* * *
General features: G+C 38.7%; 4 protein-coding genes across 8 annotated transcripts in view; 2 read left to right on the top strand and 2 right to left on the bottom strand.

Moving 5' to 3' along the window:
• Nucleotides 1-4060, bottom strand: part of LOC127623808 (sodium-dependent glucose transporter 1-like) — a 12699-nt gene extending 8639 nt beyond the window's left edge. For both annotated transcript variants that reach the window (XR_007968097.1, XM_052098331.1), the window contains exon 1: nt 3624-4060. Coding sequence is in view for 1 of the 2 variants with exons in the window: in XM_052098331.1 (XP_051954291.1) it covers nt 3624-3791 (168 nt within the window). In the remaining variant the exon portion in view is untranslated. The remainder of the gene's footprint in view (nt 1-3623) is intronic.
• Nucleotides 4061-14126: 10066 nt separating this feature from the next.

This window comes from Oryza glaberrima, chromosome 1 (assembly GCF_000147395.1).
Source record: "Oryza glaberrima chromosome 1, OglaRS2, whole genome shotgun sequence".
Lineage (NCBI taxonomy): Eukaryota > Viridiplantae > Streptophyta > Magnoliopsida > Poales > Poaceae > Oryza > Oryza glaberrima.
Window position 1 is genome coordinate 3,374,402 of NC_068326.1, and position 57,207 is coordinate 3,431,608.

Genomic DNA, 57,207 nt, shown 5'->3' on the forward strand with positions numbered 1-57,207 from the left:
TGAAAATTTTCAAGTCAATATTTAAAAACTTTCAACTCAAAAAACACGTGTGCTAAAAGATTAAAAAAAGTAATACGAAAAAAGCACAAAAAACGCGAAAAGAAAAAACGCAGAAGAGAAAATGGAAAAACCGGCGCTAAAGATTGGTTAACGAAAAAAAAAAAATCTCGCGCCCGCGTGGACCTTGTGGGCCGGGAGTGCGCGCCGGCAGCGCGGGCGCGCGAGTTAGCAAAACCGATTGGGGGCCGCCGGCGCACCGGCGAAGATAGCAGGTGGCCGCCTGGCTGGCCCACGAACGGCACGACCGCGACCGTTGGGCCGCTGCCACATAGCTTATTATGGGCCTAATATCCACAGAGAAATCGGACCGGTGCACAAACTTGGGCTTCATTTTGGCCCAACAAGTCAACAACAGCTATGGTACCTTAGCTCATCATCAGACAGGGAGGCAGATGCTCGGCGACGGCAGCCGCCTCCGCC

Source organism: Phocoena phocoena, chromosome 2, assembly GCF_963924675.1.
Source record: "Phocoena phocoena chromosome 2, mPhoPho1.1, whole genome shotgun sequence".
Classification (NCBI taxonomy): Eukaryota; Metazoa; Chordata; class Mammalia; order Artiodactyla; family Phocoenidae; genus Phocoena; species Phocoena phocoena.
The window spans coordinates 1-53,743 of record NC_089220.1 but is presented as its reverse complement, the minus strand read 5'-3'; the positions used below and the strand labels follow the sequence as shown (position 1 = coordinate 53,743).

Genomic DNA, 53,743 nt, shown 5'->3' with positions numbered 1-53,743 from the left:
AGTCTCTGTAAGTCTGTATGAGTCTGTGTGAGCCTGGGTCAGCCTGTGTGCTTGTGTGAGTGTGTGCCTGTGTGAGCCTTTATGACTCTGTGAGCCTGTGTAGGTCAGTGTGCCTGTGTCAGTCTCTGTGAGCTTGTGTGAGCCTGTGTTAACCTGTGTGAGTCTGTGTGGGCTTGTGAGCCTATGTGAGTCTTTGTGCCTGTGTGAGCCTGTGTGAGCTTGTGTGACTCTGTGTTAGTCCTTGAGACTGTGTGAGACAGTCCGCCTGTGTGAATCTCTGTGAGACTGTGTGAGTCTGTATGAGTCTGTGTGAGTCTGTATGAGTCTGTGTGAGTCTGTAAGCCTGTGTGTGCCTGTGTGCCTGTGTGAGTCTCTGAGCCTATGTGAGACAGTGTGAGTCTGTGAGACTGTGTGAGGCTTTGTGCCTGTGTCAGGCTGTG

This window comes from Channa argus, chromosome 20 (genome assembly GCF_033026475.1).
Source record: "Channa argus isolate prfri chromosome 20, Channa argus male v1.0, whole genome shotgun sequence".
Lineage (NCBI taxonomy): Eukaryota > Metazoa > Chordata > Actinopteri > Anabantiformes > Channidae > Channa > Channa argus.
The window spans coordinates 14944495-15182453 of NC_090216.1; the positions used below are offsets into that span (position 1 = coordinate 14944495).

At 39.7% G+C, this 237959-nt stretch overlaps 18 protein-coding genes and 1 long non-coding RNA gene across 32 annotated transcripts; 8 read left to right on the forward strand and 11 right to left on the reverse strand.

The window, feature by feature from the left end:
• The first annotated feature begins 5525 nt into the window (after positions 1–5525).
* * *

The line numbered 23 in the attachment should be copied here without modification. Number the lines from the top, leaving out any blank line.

• The first annotated feature begins 5525 nt into the window (after positions 1–5525).